The result? See below.
First, there is a link to a PDF of my thesis, free to read and download, to cherish and to throw aside. Below that, I have put the abstract, which summarizes the entire thesis, and then a chapter list that gives a quick description of each. It is worth reading chapter 3 if you want to fully understand the later sections, as the ideas of resilience and vulnerability in this context are not necessarily in line with what comes to mind when one hears those words, and the figures used in chapter 5 are better understood when having read through chapter 3 first.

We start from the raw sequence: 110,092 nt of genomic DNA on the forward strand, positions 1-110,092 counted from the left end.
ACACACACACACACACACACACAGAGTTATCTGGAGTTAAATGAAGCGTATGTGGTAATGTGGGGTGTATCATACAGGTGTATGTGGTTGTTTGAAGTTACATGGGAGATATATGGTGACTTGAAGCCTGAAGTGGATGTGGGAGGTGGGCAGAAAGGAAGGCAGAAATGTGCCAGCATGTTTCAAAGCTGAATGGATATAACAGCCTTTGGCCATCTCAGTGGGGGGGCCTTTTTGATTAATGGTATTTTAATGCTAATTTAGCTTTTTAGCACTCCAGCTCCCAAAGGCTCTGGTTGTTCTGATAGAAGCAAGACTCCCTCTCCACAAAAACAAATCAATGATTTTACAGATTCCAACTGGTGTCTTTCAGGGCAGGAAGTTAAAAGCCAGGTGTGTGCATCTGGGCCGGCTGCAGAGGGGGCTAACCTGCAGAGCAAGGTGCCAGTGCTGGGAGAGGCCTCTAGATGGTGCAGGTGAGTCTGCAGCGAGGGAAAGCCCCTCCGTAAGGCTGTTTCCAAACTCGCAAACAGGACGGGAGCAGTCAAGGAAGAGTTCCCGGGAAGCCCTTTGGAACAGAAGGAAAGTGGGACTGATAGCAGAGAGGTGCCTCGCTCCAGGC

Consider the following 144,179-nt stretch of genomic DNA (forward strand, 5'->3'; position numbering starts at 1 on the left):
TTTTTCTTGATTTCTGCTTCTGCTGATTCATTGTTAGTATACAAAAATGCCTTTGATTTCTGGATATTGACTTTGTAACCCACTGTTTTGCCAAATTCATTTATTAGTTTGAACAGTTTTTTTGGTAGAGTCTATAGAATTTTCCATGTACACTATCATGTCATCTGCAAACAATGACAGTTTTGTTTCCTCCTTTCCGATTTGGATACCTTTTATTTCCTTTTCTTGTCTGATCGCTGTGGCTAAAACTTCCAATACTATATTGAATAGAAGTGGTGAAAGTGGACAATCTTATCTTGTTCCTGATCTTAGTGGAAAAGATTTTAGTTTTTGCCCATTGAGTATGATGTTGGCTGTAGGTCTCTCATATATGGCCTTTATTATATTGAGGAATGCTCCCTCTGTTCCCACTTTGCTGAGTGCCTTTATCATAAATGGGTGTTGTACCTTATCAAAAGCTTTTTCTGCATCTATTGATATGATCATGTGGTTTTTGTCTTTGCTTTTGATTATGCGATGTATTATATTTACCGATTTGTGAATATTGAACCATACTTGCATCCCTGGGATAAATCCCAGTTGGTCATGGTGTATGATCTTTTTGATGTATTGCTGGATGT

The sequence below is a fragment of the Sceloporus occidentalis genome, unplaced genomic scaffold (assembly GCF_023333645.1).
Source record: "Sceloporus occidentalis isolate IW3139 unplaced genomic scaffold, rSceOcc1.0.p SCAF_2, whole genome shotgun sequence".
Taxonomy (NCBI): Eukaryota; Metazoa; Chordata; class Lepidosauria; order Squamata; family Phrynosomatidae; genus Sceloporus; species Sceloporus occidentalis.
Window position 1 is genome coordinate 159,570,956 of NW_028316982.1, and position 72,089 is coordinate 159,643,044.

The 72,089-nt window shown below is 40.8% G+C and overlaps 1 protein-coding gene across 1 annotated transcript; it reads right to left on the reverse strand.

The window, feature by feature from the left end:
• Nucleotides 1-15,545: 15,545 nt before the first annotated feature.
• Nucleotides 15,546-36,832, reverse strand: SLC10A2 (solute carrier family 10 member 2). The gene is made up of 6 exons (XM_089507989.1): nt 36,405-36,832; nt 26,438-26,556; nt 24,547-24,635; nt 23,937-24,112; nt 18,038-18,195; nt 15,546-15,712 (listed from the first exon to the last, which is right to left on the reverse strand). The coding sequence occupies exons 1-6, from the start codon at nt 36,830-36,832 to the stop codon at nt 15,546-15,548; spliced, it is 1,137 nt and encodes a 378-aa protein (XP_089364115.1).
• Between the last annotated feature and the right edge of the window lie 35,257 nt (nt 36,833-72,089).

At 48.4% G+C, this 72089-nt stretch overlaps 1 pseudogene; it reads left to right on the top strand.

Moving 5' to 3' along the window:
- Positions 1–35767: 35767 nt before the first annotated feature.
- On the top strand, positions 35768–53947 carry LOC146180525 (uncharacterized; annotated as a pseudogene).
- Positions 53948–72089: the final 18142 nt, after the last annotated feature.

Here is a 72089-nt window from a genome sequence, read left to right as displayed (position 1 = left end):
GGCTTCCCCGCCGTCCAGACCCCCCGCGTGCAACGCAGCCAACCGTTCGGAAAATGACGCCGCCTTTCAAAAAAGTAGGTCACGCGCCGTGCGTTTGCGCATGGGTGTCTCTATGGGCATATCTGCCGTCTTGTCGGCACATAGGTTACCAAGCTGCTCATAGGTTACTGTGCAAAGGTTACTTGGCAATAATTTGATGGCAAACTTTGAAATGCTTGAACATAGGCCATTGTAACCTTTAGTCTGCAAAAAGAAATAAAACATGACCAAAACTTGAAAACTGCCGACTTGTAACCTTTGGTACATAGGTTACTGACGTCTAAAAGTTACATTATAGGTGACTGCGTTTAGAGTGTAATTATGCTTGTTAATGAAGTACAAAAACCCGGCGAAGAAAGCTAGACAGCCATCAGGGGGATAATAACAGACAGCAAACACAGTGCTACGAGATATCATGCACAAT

A study on the resilience and vulnerability of New York City
in the wake of 9/11, the financial crisis, and Hurricane Sandy
by William Altoft